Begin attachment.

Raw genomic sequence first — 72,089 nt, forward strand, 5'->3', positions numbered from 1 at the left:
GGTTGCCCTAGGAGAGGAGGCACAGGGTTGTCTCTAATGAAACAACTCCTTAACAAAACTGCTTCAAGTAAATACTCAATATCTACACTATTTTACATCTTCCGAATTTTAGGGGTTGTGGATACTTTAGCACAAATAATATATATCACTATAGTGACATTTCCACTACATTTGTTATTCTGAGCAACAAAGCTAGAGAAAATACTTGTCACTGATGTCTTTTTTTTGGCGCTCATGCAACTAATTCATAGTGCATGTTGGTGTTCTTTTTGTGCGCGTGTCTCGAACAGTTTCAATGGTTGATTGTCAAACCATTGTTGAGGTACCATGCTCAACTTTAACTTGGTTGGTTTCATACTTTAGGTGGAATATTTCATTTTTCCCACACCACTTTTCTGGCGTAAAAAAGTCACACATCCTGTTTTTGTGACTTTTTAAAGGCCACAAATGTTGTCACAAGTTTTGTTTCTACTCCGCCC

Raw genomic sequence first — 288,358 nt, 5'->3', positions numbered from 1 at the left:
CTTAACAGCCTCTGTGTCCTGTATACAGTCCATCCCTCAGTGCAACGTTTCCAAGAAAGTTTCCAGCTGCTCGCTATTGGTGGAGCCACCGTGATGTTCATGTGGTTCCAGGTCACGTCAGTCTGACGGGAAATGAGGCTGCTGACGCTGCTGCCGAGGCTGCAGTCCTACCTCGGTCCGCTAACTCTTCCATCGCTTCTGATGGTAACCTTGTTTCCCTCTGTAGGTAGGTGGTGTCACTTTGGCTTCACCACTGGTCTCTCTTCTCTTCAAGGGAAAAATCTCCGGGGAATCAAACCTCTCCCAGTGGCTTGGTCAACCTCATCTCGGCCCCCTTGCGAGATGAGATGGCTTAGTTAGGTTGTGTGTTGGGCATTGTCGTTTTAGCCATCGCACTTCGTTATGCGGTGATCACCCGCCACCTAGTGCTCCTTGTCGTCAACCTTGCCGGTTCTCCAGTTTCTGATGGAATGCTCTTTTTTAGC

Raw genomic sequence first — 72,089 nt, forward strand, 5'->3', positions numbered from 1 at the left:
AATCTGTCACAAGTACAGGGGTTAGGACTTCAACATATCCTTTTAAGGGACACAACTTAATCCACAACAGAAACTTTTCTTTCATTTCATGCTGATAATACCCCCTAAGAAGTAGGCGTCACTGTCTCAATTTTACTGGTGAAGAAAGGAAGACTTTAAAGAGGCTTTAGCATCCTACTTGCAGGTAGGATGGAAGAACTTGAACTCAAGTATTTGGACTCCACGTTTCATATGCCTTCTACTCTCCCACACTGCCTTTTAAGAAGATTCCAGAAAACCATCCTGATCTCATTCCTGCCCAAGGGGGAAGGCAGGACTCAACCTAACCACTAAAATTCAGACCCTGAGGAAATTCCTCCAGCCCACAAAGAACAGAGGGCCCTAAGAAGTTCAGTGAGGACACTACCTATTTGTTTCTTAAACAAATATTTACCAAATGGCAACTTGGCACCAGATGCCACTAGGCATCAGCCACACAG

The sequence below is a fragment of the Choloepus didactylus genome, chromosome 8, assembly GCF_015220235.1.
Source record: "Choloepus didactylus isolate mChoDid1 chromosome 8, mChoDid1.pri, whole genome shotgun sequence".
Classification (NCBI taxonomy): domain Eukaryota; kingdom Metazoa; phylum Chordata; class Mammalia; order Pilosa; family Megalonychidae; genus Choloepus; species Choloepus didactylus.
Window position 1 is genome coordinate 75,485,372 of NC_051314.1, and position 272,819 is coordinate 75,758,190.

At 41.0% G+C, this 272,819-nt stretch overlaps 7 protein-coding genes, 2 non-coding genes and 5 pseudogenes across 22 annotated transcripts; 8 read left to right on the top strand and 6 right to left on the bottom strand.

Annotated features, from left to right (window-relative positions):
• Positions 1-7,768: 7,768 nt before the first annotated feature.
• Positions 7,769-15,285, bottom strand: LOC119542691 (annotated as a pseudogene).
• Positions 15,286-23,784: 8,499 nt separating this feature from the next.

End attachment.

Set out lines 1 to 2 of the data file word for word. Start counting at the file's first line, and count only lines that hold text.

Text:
Raw genomic sequence first — 72,089 nt, forward strand, 5'->3', positions numbered from 1 at the left:
GGTTGCCCTAGGAGAGGAGGCACAGGGTTGTCTCTAATGAAACAACTCCTTAACAAAACTGCTTCAAGTAAATACTCAATATCTACACTATTTTACATCTTCCGAATTTTAGGGGTTGTGGATACTTTAGCACAAATAATATATATCACTATAGTGACATTTCCACTACATTTGTTATTCTGAGCAACAAAGCTAGAGAAAATACTTGTCACTGATGTCTTTTTTTTGGCGCTCATGCAACTAATTCATAGTGCATGTTGGTGTTCTTTTTGTGCGCGTGTCTCGAACAGTTTCAATGGTTGATTGTCAAACCATTGTTGAGGTACCATGCTCAACTTTAACTTGGTTGGTTTCATACTTTAGGTGGAATATTTCATTTTTCCCACACCACTTTTCTGGCGTAAAAAAGTCACACATCCTGTTTTTGTGACTTTTTAAAGGCCACAAATGTTGTCACAAGTTTTGTTTCTACTCCGCCC